One of the most common traps is the “Negative Sell.” The negative sell can come in many different forms, but most commonly hiring managers will bait you with other positions internally that may or may not be open to try to get to the bottom of your primal interest.
Job Fairs are built for companies, not job seekers. Job Fairs are based on an advertising business model, which is precisely how the organizers make their money. The model is not about getting people jobs; it is about creating enough hype and promoting traffic in order to entice potential clients to purchase space.
In the book “You Gotta Get In The Game,” Billy Cox challenges you to think about playing the game, not watching it. He mentions that if you only watch from the sidelines you’re allowing your peers, your competition and your industry to pass you by. As sales professionals, we are all playing in a new league and the game, as we know it, has changed.
We know that making an industry change can be difficult. So what do you do? How do you convince a hiring manager that you are the perfect fit for a sales role that you have never had experience in? How do you move into a new industry without taking a step back?
Every once in a while you hear horror stories about the old “bait and switch” tactic: someone buys something with the expectation that they’ll get what they were promised but once they money has been exchanged, they realize they’ve been duped. Sometimes the same scenario can happen with a job search.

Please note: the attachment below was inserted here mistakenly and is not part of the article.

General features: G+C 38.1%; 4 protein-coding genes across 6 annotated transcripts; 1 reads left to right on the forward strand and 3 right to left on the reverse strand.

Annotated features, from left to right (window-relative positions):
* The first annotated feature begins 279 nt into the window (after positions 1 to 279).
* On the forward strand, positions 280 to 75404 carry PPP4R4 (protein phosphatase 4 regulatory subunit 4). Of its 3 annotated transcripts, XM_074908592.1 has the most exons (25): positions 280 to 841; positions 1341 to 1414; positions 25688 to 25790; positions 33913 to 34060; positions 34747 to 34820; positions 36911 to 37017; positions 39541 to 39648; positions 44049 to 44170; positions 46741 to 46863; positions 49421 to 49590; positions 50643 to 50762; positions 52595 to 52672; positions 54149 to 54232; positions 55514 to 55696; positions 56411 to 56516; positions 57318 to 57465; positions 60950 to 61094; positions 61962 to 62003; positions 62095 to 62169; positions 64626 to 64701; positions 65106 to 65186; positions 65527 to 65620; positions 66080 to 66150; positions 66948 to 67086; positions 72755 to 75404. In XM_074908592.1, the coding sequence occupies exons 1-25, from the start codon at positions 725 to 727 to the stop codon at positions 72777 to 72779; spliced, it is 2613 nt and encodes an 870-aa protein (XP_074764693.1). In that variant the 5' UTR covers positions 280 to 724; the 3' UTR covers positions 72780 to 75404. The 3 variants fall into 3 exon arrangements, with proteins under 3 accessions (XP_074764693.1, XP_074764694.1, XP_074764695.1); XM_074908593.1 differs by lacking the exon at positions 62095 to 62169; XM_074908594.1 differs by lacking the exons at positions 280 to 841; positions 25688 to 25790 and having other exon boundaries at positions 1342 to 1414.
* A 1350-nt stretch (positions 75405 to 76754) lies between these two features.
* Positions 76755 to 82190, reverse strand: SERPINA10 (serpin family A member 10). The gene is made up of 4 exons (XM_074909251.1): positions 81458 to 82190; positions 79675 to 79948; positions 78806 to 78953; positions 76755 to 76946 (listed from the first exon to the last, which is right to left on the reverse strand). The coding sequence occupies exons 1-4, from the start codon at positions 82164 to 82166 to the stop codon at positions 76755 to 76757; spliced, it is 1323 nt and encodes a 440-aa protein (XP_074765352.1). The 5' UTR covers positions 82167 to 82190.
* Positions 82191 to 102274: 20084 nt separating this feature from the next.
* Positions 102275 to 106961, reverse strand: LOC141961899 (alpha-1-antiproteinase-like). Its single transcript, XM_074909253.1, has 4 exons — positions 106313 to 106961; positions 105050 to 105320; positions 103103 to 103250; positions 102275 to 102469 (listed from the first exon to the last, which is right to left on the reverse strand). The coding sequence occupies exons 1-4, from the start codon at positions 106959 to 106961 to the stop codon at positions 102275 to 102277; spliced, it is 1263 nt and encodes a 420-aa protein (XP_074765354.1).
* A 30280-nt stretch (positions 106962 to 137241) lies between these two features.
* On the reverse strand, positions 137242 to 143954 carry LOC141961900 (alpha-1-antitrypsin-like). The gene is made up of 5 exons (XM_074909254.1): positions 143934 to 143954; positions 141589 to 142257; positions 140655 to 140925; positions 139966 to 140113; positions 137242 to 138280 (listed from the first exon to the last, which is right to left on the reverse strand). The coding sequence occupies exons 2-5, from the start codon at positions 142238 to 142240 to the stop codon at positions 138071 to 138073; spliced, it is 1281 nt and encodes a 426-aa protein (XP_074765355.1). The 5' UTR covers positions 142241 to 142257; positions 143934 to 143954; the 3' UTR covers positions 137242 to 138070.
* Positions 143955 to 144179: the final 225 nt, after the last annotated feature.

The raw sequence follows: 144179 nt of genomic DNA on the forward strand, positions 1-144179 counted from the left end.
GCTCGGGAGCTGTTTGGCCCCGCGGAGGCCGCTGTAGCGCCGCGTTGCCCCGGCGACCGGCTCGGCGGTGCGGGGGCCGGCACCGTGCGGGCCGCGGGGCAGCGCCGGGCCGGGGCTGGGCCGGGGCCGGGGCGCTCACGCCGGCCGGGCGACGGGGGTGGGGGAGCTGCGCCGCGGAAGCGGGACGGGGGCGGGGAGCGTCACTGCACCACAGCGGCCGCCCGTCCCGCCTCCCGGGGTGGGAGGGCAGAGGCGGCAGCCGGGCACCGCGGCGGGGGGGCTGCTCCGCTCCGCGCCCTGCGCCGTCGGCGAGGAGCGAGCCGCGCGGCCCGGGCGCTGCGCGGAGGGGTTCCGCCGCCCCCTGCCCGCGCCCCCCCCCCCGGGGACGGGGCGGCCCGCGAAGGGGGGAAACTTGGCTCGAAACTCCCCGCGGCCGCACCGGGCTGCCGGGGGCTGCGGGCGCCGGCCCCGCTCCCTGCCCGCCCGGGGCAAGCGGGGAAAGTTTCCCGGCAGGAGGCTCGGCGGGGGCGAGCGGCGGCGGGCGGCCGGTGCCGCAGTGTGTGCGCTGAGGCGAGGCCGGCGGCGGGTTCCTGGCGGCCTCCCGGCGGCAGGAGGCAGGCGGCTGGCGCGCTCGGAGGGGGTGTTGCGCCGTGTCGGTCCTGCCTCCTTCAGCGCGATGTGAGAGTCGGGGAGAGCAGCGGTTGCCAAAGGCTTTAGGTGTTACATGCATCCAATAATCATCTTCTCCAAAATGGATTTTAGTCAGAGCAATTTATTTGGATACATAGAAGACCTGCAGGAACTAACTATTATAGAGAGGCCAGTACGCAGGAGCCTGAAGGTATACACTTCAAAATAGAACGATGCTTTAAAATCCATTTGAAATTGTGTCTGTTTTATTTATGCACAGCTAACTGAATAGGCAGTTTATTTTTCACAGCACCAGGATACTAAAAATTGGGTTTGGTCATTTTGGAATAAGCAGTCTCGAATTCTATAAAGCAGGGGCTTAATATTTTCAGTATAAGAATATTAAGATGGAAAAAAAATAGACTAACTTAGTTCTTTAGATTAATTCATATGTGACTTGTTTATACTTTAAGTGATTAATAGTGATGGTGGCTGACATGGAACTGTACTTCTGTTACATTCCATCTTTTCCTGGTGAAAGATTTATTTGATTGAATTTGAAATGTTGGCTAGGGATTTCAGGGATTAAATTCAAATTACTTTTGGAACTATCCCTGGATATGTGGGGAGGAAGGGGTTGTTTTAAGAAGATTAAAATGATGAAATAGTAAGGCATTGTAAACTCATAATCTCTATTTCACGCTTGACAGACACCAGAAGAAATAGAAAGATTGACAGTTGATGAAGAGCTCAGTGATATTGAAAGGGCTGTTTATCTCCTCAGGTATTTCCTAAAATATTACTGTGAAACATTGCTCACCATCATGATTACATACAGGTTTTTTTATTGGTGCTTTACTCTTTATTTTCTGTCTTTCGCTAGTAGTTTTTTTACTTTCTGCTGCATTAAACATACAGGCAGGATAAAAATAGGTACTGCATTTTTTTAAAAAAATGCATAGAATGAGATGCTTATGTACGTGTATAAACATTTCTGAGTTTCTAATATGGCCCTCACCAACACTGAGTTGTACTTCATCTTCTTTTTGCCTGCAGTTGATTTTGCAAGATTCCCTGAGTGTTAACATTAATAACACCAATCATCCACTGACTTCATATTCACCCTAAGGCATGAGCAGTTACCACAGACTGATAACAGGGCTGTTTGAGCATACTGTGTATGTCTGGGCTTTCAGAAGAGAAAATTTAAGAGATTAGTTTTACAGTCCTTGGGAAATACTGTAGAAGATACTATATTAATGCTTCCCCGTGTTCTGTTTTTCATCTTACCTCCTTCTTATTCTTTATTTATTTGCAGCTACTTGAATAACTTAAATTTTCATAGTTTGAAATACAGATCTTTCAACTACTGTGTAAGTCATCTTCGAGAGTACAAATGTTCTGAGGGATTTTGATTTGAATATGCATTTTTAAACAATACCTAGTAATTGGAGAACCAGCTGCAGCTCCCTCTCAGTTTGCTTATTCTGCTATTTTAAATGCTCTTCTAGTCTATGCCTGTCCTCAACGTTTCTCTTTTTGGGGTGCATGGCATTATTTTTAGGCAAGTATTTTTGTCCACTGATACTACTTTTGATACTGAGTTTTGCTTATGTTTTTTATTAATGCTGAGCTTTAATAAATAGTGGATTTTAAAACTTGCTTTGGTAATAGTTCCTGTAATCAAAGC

We all know that sales professionals have a history of exaggerating or packaging things in a glamorous light, therefore, hiring managers have put practices in place that will bring the truth to the surface and ensure them that they are getting the best candidate possible. Two of these tactics are credit checks and W2 requests.
Okay, so you have spent the time to craft a well constructed resume that highlights your successes. You have identified a company that is hiring and a job that you feel fits your background…. Now what do you do?